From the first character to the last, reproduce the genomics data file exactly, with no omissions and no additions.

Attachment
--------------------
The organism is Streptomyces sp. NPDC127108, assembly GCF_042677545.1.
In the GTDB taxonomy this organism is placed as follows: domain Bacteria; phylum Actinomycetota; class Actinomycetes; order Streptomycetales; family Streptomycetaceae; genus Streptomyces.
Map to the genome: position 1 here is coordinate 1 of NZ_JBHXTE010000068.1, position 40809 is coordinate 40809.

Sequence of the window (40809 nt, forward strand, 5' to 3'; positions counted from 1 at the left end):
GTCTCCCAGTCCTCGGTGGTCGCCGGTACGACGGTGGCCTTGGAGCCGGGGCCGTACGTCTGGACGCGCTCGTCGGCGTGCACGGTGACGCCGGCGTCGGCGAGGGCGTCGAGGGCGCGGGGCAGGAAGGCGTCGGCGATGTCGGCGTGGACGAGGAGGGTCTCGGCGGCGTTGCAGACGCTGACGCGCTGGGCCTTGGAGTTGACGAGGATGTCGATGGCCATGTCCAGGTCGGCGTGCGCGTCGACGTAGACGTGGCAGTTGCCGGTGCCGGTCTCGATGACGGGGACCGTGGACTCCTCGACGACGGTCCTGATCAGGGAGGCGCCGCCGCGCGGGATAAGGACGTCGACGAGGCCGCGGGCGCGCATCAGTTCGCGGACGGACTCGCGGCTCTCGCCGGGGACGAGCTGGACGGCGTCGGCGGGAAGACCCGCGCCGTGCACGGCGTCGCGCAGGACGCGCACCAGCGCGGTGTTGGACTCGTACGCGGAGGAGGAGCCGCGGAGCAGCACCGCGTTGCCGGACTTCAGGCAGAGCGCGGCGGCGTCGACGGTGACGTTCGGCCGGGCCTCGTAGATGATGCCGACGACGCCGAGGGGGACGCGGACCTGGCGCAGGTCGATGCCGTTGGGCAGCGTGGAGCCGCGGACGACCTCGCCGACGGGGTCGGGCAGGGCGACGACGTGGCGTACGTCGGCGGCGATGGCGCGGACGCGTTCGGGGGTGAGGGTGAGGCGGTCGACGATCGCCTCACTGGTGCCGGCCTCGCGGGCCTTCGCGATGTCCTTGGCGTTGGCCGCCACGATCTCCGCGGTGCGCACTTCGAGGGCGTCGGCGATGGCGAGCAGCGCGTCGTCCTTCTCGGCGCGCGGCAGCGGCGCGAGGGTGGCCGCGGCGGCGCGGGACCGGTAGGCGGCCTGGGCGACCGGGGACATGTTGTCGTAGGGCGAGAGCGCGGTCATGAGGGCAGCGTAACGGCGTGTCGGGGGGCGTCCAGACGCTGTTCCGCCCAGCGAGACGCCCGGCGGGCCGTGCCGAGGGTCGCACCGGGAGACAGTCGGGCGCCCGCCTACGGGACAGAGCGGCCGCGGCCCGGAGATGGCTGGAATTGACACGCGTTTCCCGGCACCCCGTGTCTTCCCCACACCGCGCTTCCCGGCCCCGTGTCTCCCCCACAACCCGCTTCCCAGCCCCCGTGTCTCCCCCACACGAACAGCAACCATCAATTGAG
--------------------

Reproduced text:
The organism is Streptomyces sp. NPDC127108, assembly GCF_042677545.1.
In the GTDB taxonomy this organism is placed as follows: domain Bacteria; phylum Actinomycetota; class Actinomycetes; order Streptomycetales; family Streptomycetaceae; genus Streptomyces.
Map to the genome: position 1 here is coordinate 1 of NZ_JBHXTE010000068.1, position 40809 is coordinate 40809.

Sequence of the window (40809 nt, forward strand, 5' to 3'; positions counted from 1 at the left end):
GTCTCCCAGTCCTCGGTGGTCGCCGGTACGACGGTGGCCTTGGAGCCGGGGCCGTACGTCTGGACGCGCTCGTCGGCGTGCACGGTGACGCCGGCGTCGGCGAGGGCGTCGAGGGCGCGGGGCAGGAAGGCGTCGGCGATGTCGGCGTGGACGAGGAGGGTCTCGGCGGCGTTGCAGACGCTGACGCGCTGGGCCTTGGAGTTGACGAGGATGTCGATGGCCATGTCCAGGTCGGCGTGCGCGTCGACGTAGACGTGGCAGTTGCCGGTGCCGGTCTCGATGACGGGGACCGTGGACTCCTCGACGACGGTCCTGATCAGGGAGGCGCCGCCGCGCGGGATAAGGACGTCGACGAGGCCGCGGGCGCGCATCAGTTCGCGGACGGACTCGCGGCTCTCGCCGGGGACGAGCTGGACGGCGTCGGCGGGAAGACCCGCGCCGTGCACGGCGTCGCGCAGGACGCGCACCAGCGCGGTGTTGGACTCGTACGCGGAGGAGGAGCCGCGGAGCAGCACCGCGTTGCCGGACTTCAGGCAGAGCGCGGCGGCGTCGACGGTGACGTTCGGCCGGGCCTCGTAGATGATGCCGACGACGCCGAGGGGGACGCGGACCTGGCGCAGGTCGATGCCGTTGGGCAGCGTGGAGCCGCGGACGACCTCGCCGACGGGGTCGGGCAGGGCGACGACGTGGCGTACGTCGGCGGCGATGGCGCGGACGCGTTCGGGGGTGAGGGTGAGGCGGTCGACGATCGCCTCACTGGTGCCGGCCTCGCGGGCCTTCGCGATGTCCTTGGCGTTGGCCGCCACGATCTCCGCGGTGCGCACTTCGAGGGCGTCGGCGATGGCGAGCAGCGCGTCGTCCTTCTCGGCGCGCGGCAGCGGCGCGAGGGTGGCCGCGGCGGCGCGGGACCGGTAGGCGGCCTGGGCGACCGGGGACATGTTGTCGTAGGGCGAGAGCGCGGTCATGAGGGCAGCGTAACGGCGTGTCGGGGGGCGTCCAGACGCTGTTCCGCCCAGCGAGACGCCCGGCGGGCCGTGCCGAGGGTCGCACCGGGAGACAGTCGGGCGCCCGCCTACGGGACAGAGCGGCCGCGGCCCGGAGATGGCTGGAATTGACACGCGTTTCCCGGCACCCCGTGTCTTCCCCACACCGCGCTTCCCGGCCCCGTGTCTCCCCCACAACCCGCTTCCCAGCCCCCGTGTCTCCCCCACACGAACAGCAACCATCAATTGAG